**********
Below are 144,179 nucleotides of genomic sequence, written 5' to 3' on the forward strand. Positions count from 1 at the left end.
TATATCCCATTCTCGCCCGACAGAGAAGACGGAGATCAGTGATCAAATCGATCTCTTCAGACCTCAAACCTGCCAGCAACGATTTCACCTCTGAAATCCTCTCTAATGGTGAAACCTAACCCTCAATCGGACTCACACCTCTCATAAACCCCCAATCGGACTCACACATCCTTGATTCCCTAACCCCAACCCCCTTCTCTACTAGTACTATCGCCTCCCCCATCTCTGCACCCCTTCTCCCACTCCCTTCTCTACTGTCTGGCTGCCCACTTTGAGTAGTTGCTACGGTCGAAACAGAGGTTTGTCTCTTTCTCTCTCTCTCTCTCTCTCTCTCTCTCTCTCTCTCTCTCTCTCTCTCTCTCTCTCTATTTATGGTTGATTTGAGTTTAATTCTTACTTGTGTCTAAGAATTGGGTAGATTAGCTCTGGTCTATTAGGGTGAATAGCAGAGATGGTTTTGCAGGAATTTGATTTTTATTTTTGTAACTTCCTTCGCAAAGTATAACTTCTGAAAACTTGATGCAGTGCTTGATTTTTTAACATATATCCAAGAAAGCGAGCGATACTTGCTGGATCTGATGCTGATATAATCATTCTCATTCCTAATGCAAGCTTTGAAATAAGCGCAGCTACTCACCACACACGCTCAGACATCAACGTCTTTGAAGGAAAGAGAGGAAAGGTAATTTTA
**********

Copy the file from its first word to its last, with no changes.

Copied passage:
Below are 144,179 nucleotides of genomic sequence, written 5' to 3' on the forward strand. Positions count from 1 at the left end.
TATATCCCATTCTCGCCCGACAGAGAAGACGGAGATCAGTGATCAAATCGATCTCTTCAGACCTCAAACCTGCCAGCAACGATTTCACCTCTGAAATCCTCTCTAATGGTGAAACCTAACCCTCAATCGGACTCACACCTCTCATAAACCCCCAATCGGACTCACACATCCTTGATTCCCTAACCCCAACCCCCTTCTCTACTAGTACTATCGCCTCCCCCATCTCTGCACCCCTTCTCCCACTCCCTTCTCTACTGTCTGGCTGCCCACTTTGAGTAGTTGCTACGGTCGAAACAGAGGTTTGTCTCTTTCTCTCTCTCTCTCTCTCTCTCTCTCTCTCTCTCTCTCTCTCTCTCTCTCTCTCTCTATTTATGGTTGATTTGAGTTTAATTCTTACTTGTGTCTAAGAATTGGGTAGATTAGCTCTGGTCTATTAGGGTGAATAGCAGAGATGGTTTTGCAGGAATTTGATTTTTATTTTTGTAACTTCCTTCGCAAAGTATAACTTCTGAAAACTTGATGCAGTGCTTGATTTTTTAACATATATCCAAGAAAGCGAGCGATACTTGCTGGATCTGATGCTGATATAATCATTCTCATTCCTAATGCAAGCTTTGAAATAAGCGCAGCTACTCACCACACACGCTCAGACATCAACGTCTTTGAAGGAAAGAGAGGAAAGGTAATTTTA